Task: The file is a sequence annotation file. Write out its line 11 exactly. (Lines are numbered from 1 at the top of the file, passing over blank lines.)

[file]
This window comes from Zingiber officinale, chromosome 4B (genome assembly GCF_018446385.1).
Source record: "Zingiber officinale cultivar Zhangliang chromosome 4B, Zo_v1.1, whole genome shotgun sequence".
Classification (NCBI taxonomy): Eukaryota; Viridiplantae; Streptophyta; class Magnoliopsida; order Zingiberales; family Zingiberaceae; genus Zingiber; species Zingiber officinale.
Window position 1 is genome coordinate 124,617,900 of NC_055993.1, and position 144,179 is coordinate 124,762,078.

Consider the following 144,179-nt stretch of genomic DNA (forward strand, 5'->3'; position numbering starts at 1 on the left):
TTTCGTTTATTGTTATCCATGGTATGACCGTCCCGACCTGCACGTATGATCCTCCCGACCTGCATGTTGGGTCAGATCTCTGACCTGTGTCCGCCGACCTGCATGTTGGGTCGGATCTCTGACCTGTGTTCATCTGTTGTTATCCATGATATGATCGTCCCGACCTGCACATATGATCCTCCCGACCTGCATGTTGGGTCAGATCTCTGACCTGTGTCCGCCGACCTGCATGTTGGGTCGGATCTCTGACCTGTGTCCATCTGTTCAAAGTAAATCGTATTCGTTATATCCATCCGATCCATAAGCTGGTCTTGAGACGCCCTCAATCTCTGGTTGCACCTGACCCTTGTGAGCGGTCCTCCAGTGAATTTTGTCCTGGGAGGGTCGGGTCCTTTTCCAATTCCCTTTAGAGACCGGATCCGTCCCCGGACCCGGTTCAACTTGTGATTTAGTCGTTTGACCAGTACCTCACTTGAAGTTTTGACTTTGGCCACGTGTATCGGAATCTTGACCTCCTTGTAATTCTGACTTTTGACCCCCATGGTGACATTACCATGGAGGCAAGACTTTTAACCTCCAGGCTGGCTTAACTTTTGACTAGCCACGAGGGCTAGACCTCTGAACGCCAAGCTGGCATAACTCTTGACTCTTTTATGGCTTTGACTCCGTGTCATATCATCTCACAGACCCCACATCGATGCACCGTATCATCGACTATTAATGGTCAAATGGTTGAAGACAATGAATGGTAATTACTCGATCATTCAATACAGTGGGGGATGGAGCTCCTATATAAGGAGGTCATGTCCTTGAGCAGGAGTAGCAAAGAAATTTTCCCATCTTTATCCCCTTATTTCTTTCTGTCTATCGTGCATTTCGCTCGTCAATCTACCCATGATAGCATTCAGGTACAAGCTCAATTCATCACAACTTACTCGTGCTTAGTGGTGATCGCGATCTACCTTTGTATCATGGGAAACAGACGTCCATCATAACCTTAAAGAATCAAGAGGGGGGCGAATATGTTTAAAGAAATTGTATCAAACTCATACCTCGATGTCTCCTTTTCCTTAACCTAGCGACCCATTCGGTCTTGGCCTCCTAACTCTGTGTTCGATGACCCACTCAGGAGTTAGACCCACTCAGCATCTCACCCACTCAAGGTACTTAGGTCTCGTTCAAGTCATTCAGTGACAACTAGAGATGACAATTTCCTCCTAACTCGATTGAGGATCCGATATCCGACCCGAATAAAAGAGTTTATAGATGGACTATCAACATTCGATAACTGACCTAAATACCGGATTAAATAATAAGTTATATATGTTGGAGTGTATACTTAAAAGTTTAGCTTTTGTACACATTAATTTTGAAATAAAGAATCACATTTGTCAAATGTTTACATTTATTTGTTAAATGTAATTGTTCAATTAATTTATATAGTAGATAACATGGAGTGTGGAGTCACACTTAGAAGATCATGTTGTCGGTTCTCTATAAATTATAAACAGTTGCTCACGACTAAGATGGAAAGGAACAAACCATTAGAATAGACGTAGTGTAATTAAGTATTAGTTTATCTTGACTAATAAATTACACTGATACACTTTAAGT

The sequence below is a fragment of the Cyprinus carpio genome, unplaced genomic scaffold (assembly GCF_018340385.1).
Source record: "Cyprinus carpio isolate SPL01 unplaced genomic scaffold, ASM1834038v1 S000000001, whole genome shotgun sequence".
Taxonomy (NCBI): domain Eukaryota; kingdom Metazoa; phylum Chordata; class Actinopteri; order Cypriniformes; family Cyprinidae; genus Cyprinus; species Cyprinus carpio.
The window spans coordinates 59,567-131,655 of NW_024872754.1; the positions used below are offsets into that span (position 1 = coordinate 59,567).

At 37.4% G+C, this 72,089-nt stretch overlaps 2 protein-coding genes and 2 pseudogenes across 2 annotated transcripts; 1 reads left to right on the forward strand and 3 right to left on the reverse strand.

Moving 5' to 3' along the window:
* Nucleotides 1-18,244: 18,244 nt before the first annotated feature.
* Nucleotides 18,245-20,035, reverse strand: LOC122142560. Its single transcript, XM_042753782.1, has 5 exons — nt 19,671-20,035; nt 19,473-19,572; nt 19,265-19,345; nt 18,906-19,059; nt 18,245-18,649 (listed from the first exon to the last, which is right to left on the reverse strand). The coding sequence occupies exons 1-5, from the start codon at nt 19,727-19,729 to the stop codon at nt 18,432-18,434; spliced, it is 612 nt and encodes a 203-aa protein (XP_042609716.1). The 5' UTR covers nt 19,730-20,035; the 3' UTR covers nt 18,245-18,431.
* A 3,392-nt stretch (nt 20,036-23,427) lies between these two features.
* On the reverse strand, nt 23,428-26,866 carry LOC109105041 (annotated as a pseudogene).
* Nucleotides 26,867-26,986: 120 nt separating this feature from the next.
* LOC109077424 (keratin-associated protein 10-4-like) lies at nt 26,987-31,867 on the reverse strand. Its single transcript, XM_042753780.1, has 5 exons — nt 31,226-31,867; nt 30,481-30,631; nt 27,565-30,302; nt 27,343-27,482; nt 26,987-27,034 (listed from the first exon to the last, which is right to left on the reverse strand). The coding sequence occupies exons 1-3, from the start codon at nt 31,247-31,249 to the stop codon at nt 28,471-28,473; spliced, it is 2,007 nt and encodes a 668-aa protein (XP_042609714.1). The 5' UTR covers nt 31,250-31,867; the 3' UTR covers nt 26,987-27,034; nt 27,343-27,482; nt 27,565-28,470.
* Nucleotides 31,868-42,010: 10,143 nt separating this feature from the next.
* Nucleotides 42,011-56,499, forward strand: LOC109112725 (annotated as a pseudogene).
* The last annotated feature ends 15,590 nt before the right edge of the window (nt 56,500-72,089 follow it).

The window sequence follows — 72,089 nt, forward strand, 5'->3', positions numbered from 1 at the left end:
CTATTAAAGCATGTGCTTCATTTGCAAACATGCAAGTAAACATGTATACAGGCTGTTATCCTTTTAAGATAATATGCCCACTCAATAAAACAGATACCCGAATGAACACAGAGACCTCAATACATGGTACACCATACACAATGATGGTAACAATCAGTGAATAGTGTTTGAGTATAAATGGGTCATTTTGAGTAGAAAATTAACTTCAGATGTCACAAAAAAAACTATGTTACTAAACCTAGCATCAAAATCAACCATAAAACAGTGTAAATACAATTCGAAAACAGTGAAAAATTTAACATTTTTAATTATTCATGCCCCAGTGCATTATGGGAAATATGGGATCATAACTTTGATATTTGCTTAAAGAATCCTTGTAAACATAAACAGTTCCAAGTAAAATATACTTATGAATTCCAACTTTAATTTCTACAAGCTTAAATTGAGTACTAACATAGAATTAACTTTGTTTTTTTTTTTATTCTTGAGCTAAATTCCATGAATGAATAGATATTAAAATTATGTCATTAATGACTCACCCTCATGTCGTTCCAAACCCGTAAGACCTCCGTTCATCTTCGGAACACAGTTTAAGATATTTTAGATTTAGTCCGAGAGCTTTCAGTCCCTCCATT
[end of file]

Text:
At 37.4% G+C, this 72,089-nt stretch overlaps 2 protein-coding genes and 2 pseudogenes across 2 annotated transcripts; 1 reads left to right on the forward strand and 3 right to left on the reverse strand.